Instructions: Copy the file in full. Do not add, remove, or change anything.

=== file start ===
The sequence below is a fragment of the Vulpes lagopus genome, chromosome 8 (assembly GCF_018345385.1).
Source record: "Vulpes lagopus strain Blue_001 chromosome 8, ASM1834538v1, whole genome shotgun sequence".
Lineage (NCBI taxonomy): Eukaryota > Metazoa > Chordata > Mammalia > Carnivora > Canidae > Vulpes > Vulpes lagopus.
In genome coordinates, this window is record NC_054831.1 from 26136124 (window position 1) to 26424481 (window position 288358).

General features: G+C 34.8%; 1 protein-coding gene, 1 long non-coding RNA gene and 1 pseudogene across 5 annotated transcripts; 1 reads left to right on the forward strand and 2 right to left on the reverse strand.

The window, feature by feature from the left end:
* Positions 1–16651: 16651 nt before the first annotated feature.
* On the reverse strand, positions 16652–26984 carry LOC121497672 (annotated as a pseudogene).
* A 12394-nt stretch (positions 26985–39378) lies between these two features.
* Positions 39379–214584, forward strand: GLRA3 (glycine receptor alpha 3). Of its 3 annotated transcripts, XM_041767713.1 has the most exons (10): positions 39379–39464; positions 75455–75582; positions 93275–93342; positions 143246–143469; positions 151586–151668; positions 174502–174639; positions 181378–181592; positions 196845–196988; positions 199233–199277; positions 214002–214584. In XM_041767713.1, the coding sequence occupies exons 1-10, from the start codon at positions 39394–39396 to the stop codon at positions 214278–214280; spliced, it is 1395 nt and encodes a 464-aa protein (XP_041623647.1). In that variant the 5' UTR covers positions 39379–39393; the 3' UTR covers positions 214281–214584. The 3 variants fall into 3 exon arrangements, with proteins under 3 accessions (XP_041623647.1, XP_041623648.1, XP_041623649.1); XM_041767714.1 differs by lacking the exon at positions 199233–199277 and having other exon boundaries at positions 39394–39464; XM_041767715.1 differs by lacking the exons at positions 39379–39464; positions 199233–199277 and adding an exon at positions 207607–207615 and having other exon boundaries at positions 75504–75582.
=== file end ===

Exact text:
The sequence below is a fragment of the Vulpes lagopus genome, chromosome 8 (assembly GCF_018345385.1).
Source record: "Vulpes lagopus strain Blue_001 chromosome 8, ASM1834538v1, whole genome shotgun sequence".
Lineage (NCBI taxonomy): Eukaryota > Metazoa > Chordata > Mammalia > Carnivora > Canidae > Vulpes > Vulpes lagopus.
In genome coordinates, this window is record NC_054831.1 from 26136124 (window position 1) to 26424481 (window position 288358).

General features: G+C 34.8%; 1 protein-coding gene, 1 long non-coding RNA gene and 1 pseudogene across 5 annotated transcripts; 1 reads left to right on the forward strand and 2 right to left on the reverse strand.

The window, feature by feature from the left end:
* Positions 1–16651: 16651 nt before the first annotated feature.
* On the reverse strand, positions 16652–26984 carry LOC121497672 (annotated as a pseudogene).
* A 12394-nt stretch (positions 26985–39378) lies between these two features.
* Positions 39379–214584, forward strand: GLRA3 (glycine receptor alpha 3). Of its 3 annotated transcripts, XM_041767713.1 has the most exons (10): positions 39379–39464; positions 75455–75582; positions 93275–93342; positions 143246–143469; positions 151586–151668; positions 174502–174639; positions 181378–181592; positions 196845–196988; positions 199233–199277; positions 214002–214584. In XM_041767713.1, the coding sequence occupies exons 1-10, from the start codon at positions 39394–39396 to the stop codon at positions 214278–214280; spliced, it is 1395 nt and encodes a 464-aa protein (XP_041623647.1). In that variant the 5' UTR covers positions 39379–39393; the 3' UTR covers positions 214281–214584. The 3 variants fall into 3 exon arrangements, with proteins under 3 accessions (XP_041623647.1, XP_041623648.1, XP_041623649.1); XM_041767714.1 differs by lacking the exon at positions 199233–199277 and having other exon boundaries at positions 39394–39464; XM_041767715.1 differs by lacking the exons at positions 39379–39464; positions 199233–199277 and adding an exon at positions 207607–207615 and having other exon boundaries at positions 75504–75582.